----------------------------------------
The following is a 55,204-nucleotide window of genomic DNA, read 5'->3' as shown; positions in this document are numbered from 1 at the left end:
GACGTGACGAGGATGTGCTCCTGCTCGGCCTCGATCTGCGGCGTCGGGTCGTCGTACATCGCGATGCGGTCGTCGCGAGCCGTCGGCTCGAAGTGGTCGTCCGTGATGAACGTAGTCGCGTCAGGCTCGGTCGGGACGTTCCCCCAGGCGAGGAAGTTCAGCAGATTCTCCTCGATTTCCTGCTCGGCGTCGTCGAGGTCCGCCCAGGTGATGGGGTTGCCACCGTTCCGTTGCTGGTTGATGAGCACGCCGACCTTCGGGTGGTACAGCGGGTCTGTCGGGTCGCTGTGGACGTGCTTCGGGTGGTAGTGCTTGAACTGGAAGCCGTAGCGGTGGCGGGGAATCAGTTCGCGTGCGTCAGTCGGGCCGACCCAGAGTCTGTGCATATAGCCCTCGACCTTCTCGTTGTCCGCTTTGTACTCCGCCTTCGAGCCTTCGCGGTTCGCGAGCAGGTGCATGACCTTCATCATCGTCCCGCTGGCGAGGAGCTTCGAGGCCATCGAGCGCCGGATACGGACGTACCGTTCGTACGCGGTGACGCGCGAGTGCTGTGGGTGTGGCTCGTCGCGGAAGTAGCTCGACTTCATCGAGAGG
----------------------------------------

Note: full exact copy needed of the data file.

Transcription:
The following is a 55,204-nucleotide window of genomic DNA, read 5'->3' as shown; positions in this document are numbered from 1 at the left end:
GACGTGACGAGGATGTGCTCCTGCTCGGCCTCGATCTGCGGCGTCGGGTCGTCGTACATCGCGATGCGGTCGTCGCGAGCCGTCGGCTCGAAGTGGTCGTCCGTGATGAACGTAGTCGCGTCAGGCTCGGTCGGGACGTTCCCCCAGGCGAGGAAGTTCAGCAGATTCTCCTCGATTTCCTGCTCGGCGTCGTCGAGGTCCGCCCAGGTGATGGGGTTGCCACCGTTCCGTTGCTGGTTGATGAGCACGCCGACCTTCGGGTGGTACAGCGGGTCTGTCGGGTCGCTGTGGACGTGCTTCGGGTGGTAGTGCTTGAACTGGAAGCCGTAGCGGTGGCGGGGAATCAGTTCGCGTGCGTCAGTCGGGCCGACCCAGAGTCTGTGCATATAGCCCTCGACCTTCTCGTTGTCCGCTTTGTACTCCGCCTTCGAGCCTTCGCGGTTCGCGAGCAGGTGCATGACCTTCATCATCGTCCCGCTGGCGAGGAGCTTCGAGGCCATCGAGCGCCGGATACGGACGTACCGTTCGTACGCGGTGACGCGCGAGTGCTGTGGGTGTGGCTCGTCGCGGAAGTAGCTCGACTTCATCGAGAGG